There is no need for me to dwell on other blunders of this witness, but turn to the James Ossuary inscription, and see what he had to say on the witness stand.
The Inscription on the James Ossuary
Regarding this inscription, I myself did not research it at the time. Over the years, I have been more interested in longer inscriptions. Also, the problem with this specific one has much to do with palaeography - a specialised and slippery field, which is a mixture of science and art. I have dealt briefly with palaeography with some inscriptions, but I am not a specialist. There are other scholars more competent in this area. But I still think it is a hazardous area and much caution needs to be exercised even by a specialist. And so, while preparing this article, I wanted to familiarize myself with the issues by reading some essays on the subject of the James ossuary. I do not believe that anyone has changed his mind. Robert Eisenman dismissed the second part of the inscription as a forgery coming out just after the publication of his book on ossuaries. I doubt if his book had anything to do with it. Andre Lemaire, a colleague in North-West Semitic Epigraphy - whom I met briefly some thirty-five years ago at a conference in Jerusalem - maintained (in a lecture given on April 21, 2004, and which I chanced to see as a pdf on the Web) that the inscription is genuine and a first mention of the well-known Jesus. Indeed, in a written communication with him quite recently, he informed me that he still thinks both the ossuary and its inscription, in its entirety, are genuine.
Let us get back to the trial. The following is an exchange between the Defence attorney and our witness:
Defence: Tell me, Professor, you have signed the Committee’s report. On the summary page the Committee decided, as follows: A. the Jehoash inscription is a forgery. B. the inscription written on the James brother of Jesus ossuary is a forgery. But you have not submitted any opinion about the ossuary, correct?
Defence: By that you mean your signature is a mistake; it is not in reference to the ossuary?
Apparently, the witness had not anticipated this question, and at this point there was some confusion. The Judge had to intervene, by addressing the witness:
Judge: The question is whether you have prepared or submitted an opinion regarding the ossuary.
Witness: No. I have not submitted an opinion regarding the ossuary. I must admit that I amnot an expert regarding the questions that were raised about the ossuary. I was a member of the Committee. I read the professional opinions that were submitted by others and, to the best of my ability – which I admit is limited – I agreed with the others. Therefore, I do not have an independent opinion regarding the ossuary.
This answer clearly infuriated the Defence attorney. Below is the last and most important part of what he said:
Defence: This amounts to this: I am not an expert in this field, I did not examine the ossuary, I did not submit an opinion; others said the ossuary is a forgery, then I said okay and I signed.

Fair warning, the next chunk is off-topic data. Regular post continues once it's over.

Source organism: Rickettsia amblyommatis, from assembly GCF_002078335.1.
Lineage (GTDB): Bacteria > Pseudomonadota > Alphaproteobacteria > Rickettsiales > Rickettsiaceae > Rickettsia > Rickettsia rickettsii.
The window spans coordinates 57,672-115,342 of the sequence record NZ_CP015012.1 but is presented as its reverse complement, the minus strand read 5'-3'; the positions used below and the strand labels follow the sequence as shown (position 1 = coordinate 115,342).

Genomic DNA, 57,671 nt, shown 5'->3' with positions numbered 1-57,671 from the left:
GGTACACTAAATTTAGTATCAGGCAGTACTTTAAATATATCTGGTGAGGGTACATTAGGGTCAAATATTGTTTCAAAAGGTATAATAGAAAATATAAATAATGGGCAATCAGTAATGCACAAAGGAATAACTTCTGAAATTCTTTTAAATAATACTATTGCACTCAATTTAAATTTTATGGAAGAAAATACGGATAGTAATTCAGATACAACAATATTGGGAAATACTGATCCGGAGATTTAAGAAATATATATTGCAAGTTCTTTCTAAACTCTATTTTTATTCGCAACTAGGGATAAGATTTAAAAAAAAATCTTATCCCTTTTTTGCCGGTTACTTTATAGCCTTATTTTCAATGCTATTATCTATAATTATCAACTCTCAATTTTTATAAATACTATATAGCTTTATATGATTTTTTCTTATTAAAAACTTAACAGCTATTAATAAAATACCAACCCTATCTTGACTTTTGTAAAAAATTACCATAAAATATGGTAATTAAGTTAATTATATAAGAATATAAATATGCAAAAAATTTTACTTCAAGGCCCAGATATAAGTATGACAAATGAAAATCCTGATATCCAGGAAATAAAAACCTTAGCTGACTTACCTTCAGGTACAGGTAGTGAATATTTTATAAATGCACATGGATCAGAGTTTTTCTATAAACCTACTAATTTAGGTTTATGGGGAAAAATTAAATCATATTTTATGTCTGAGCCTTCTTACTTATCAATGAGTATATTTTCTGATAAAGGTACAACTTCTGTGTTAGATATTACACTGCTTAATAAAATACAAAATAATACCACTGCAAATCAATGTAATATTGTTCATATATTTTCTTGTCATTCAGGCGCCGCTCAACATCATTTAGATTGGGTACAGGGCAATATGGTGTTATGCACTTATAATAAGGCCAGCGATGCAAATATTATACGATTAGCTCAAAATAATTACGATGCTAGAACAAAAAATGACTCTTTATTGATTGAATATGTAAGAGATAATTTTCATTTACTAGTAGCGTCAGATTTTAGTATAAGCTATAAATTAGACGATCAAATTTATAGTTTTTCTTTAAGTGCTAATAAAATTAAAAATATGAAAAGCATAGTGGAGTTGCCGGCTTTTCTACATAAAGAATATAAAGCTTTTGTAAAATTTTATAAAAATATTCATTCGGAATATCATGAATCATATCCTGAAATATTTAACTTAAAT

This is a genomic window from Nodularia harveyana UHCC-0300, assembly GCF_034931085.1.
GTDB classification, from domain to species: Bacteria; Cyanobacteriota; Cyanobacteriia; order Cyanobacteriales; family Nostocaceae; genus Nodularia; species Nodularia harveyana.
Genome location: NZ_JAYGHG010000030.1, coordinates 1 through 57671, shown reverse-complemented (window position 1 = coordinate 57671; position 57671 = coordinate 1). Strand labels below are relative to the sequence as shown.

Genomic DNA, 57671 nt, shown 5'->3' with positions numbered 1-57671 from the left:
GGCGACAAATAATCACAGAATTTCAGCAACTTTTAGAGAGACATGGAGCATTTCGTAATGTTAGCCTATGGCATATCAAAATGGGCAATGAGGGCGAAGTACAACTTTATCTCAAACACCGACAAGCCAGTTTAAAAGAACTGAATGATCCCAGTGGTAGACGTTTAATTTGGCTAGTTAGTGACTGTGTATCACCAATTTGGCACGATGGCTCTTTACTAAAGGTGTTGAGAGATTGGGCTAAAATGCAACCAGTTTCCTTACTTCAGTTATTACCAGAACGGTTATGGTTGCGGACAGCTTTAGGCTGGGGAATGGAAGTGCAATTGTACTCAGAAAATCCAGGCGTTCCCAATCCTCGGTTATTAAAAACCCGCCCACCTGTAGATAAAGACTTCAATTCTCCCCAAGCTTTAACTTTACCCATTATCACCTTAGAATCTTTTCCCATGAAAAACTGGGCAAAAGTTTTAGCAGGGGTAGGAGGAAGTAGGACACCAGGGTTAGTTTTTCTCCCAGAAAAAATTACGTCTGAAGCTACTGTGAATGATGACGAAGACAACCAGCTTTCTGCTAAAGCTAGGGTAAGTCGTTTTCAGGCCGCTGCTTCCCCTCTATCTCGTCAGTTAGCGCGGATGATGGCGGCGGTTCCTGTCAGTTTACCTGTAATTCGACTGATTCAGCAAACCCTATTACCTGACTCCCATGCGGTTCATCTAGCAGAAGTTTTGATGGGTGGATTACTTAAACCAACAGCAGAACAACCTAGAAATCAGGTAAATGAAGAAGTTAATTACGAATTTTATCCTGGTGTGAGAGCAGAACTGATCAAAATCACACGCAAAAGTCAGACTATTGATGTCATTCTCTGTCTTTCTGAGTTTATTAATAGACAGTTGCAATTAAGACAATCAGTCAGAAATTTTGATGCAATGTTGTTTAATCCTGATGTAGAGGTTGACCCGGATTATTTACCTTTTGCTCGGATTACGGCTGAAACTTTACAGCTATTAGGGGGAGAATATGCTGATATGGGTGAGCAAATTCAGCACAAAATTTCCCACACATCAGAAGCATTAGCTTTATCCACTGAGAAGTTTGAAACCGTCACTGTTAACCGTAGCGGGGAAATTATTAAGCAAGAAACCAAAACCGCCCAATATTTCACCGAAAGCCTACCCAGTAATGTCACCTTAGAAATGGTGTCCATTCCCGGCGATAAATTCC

Witness: Okay. These were our instructions.
Defence: These were the instructions. Meaning one just signs like that.
Witness: My hands have not shed the blood.
A most bizarre answer! What of course he meant by it was that he was not guilty. But since this was a criminal trial in a court of law, and every spoken word was recorded, the Defence attorney was quick to say that no blood had been shed. Nevertheless, he insisted on the witness repeating that he had signed the Committee’s report in the way he did. The witness’ answer was ‘Yes’. Needless to say, I myself would decidedly not sign a report, based on what others in a committee have written, regarding the authenticity of this inscription, or any other.
I have said above that I did not research the James, son of Joseph, brother of Jesus inscription. But if I were pressed to give an opinion about this one, I would have to say that the second part of the text is more likely a forgery - but not by anyone living at present, certainly not by the well-known collector of antiquities. Here are my reasons:
First, my understanding is that Ya’aqob (James) was a well-known person in Jerusalem at the time, and had the designation of Has-Saddiq (The Just), in addition to being brother of Jesus. However, the existing wording on the ossuary appears to be more about Yeshu’a and less about the buried Ya’aqob – and this is suspicious. A wording of Ya’aqob Has-Saddiq bar Yosef would raise no suspicions of an added second part to the text.
Second, if the second part of the existing inscription is an addition, then its purpose was to mislead, for whatever motive - whether religious or pecuniary. The names Ya’aqob, Yehoshua/Shua, and Yosef were - and still are – all common names among Jews, especially in the Middle East.
Third, the scientific evidence given by experts regarding the patina indicates that the second part of the inscription was added decades, if not centuries ago. If this is correct and the added part was inscribed centuries ago, then the added part may have had purely religious intent.